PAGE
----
Musing about soldiers on Baghdad last Christmas...
They are the REAL heros, yet Dummya is the one to get an action figure as flyboy
Re: Thank you Men
by: law_n_order_here (100/F/Jurassic) 12/22/03 04:09 pm
Msg: 437948 of 676406
What's all that grass on their heads ?
Poor guys, they look so tired and glum. Christmas in Iraq is no picnic...
They are the REAL heros, yet Dummya is the one to get an action figure as flyboy.
Christmas in Baghda
Christmas in Baghda
by: law_n_order_here (100/F/Jurassic) 12/25/03 09:36 am
Msg: 439410 of 676406
The soldiers of Charlie Company haven't been counting the days until Christmas. They don't count the weeks until they go home for good in February. Since their convoy was attacked Nov. 7 and a beloved sergeant was killed, they don't even count themselves as lucky.
First Sgt. William Karpowecz, has missed so many holidays at home that he barely noticed Thanksgiving.
The crusty sergeant with a mischievous smile plans to decorate the ugly 5-ton trucks with tinsel and lights. If circumstances and headquarters permit, he'll take his soldiers - those who can sing - and serenade the battalion's three other companies with Christmas carols.
Lt. Col. Rick Carlson took command in June of the 3rd Battalion which Charlie Company is part. he recalls. Mosul, about 250 miles north of Baghdad, was settling down after the U.S. invasion in March. Soldiers could wander through the bazaars, shopping and eating. They were sure they'd soon be going home.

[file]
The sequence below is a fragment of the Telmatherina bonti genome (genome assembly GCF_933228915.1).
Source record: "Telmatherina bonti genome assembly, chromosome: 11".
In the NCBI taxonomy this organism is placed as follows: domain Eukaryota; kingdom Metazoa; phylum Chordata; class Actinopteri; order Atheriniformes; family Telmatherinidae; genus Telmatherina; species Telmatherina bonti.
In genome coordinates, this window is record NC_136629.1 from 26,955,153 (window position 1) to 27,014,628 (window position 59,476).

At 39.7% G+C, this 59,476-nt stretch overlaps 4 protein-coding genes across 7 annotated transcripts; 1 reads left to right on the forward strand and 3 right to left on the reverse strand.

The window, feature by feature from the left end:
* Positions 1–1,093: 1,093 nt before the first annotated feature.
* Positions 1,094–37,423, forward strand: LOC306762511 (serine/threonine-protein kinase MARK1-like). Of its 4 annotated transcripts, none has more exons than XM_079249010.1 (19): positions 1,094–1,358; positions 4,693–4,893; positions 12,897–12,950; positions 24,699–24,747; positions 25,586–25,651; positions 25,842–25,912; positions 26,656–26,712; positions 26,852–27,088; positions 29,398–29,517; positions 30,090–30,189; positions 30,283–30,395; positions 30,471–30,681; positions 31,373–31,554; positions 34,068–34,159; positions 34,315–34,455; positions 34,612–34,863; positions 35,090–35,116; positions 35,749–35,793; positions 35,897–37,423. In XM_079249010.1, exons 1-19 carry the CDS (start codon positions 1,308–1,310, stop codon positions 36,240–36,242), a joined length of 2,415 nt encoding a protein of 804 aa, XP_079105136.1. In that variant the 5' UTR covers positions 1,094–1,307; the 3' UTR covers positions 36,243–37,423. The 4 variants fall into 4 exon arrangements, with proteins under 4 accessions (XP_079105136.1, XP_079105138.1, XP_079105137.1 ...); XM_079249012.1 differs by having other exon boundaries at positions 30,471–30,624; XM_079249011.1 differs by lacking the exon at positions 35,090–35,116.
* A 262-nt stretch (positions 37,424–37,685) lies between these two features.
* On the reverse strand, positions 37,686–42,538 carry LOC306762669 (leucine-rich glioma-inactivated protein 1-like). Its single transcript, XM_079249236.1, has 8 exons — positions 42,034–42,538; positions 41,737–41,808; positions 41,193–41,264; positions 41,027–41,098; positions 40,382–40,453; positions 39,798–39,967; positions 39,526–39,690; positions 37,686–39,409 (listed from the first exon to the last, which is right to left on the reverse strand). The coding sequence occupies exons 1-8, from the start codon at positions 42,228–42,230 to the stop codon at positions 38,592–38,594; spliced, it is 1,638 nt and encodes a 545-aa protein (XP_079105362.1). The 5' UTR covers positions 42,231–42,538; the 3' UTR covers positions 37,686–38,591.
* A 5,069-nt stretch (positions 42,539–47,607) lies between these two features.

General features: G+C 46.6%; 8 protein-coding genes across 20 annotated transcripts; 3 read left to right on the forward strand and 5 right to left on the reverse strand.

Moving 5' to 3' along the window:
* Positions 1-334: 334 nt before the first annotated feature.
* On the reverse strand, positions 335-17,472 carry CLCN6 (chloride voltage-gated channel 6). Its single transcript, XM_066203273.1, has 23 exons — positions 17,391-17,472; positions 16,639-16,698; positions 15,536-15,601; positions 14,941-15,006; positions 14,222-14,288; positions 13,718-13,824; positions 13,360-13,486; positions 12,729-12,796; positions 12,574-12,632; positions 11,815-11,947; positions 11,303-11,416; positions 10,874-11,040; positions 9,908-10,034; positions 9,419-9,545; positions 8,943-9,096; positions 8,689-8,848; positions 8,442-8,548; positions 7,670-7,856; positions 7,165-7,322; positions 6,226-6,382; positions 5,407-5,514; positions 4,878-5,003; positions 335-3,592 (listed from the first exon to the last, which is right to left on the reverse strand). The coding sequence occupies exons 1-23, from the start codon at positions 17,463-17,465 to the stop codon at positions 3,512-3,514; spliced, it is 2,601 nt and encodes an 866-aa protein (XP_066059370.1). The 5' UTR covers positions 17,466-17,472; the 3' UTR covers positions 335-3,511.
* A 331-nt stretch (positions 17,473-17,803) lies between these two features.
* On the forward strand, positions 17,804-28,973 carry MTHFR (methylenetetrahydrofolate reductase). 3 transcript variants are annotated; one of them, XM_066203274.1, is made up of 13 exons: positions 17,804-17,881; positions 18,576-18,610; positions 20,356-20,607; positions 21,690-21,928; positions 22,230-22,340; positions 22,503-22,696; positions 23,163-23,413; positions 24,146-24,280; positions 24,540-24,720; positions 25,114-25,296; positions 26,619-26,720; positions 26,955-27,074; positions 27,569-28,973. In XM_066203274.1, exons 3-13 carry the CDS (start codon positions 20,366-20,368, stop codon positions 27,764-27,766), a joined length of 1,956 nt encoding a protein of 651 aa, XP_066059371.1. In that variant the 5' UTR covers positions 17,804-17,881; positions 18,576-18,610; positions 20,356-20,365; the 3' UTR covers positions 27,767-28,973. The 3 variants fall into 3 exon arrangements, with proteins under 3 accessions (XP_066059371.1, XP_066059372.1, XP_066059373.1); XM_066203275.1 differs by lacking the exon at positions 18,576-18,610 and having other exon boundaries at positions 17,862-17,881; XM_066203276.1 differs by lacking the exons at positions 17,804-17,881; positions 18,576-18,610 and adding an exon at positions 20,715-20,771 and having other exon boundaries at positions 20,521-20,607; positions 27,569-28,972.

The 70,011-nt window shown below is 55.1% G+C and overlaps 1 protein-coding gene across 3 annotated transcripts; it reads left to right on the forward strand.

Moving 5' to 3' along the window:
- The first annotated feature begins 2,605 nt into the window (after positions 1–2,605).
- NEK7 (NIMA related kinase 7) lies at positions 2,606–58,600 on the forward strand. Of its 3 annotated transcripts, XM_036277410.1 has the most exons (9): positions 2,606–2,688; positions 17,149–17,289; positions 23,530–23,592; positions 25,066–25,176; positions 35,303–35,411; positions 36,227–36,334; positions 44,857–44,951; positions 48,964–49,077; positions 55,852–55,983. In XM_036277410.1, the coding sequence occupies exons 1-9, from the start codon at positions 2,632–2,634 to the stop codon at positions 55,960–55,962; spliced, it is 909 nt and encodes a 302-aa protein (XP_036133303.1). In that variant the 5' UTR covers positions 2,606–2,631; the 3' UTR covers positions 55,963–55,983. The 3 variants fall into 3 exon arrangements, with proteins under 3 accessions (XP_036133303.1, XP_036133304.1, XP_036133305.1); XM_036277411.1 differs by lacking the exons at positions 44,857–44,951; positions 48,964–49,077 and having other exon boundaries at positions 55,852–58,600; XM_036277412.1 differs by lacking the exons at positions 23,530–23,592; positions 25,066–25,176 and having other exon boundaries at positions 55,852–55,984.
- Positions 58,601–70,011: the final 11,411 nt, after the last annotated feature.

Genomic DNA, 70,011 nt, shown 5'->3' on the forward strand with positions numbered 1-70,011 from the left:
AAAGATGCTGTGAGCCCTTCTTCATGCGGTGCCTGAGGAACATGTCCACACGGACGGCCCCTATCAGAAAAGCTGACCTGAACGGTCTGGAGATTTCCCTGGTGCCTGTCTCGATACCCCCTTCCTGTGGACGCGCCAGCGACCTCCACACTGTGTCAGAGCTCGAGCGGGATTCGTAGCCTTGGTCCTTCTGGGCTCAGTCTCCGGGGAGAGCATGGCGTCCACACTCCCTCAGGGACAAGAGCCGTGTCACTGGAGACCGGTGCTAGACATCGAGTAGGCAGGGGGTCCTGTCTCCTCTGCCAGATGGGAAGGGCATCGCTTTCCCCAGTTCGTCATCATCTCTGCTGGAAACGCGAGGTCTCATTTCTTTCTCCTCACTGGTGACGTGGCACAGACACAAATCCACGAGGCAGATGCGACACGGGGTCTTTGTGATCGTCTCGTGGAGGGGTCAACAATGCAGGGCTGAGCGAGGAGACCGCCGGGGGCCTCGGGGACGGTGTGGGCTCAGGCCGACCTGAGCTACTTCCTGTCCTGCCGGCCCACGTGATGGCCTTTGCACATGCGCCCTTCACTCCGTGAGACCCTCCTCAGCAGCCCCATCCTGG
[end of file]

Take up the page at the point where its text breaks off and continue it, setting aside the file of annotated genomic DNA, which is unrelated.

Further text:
Then, gradually, the violence against them accelerated. Grenades were tossed at the troops. Rifles were fired at them. It was back to war, with an enemy that was often invisible and deadly. They learned that going home early wasn't always good news.
'Oh, they have aged tremendously,' Carlson says of the soldiers. 'I see it physically, and I see it emotionally. But I detect it in a positive way. I see a lot of maturity.'
In June, he says, the troops' attitude was, 'What can we do for the Iraqi people?' Now, he says, 'what the soldiers are doing is, they are fighting for each other. I get that every time I go to the hospital, when we have soldiers that get hurt. The first thing they say is, 'I'm so sorry.' That one still tears me up. They have nothing to be sorry for. And yet it's the first thing they all say. ... '
'They have a wrench in one hand and a rifle in the other,' he says. 'They are continuing to go out and do what they can do for the Iraqi people every day.'
Soldiers wrestle constantly with the issue of what to tell their families. [They] can phone home for about 33 cents a minute. Some call often; others not so much.
They measure their words.
'I tell them about some of the small successes. And whenever there's news about 101st soldiers going down, I call to make sure they know it wasn't me,' Takayesu says. 'I remind them if an Army chaplain doesn't show up at your door, it's a good sign.'
Staff Sgt. Earl Echohawk, 28, has been in the Army 10 years, He was slightly injured in the explosion that killed Kennon. He won't talk about that day. He calls his parents in Utah but never tells of the horror he's seen.
He only rarely talks to his two young daughters, Morgan, 4, and Lauren, 3. He could do it more often, he says, but 'I don't like to cry that much,'.
After he gets back from Iraq, he says he'll choose between his daughters and his Army career.
'I've been here long enough to learn what I want to know out of life. I love the Army. I love the military, with all my heart,' he says. 'But I love those girls. What's it all worth if you can't sit there and watch your young ones grow up?'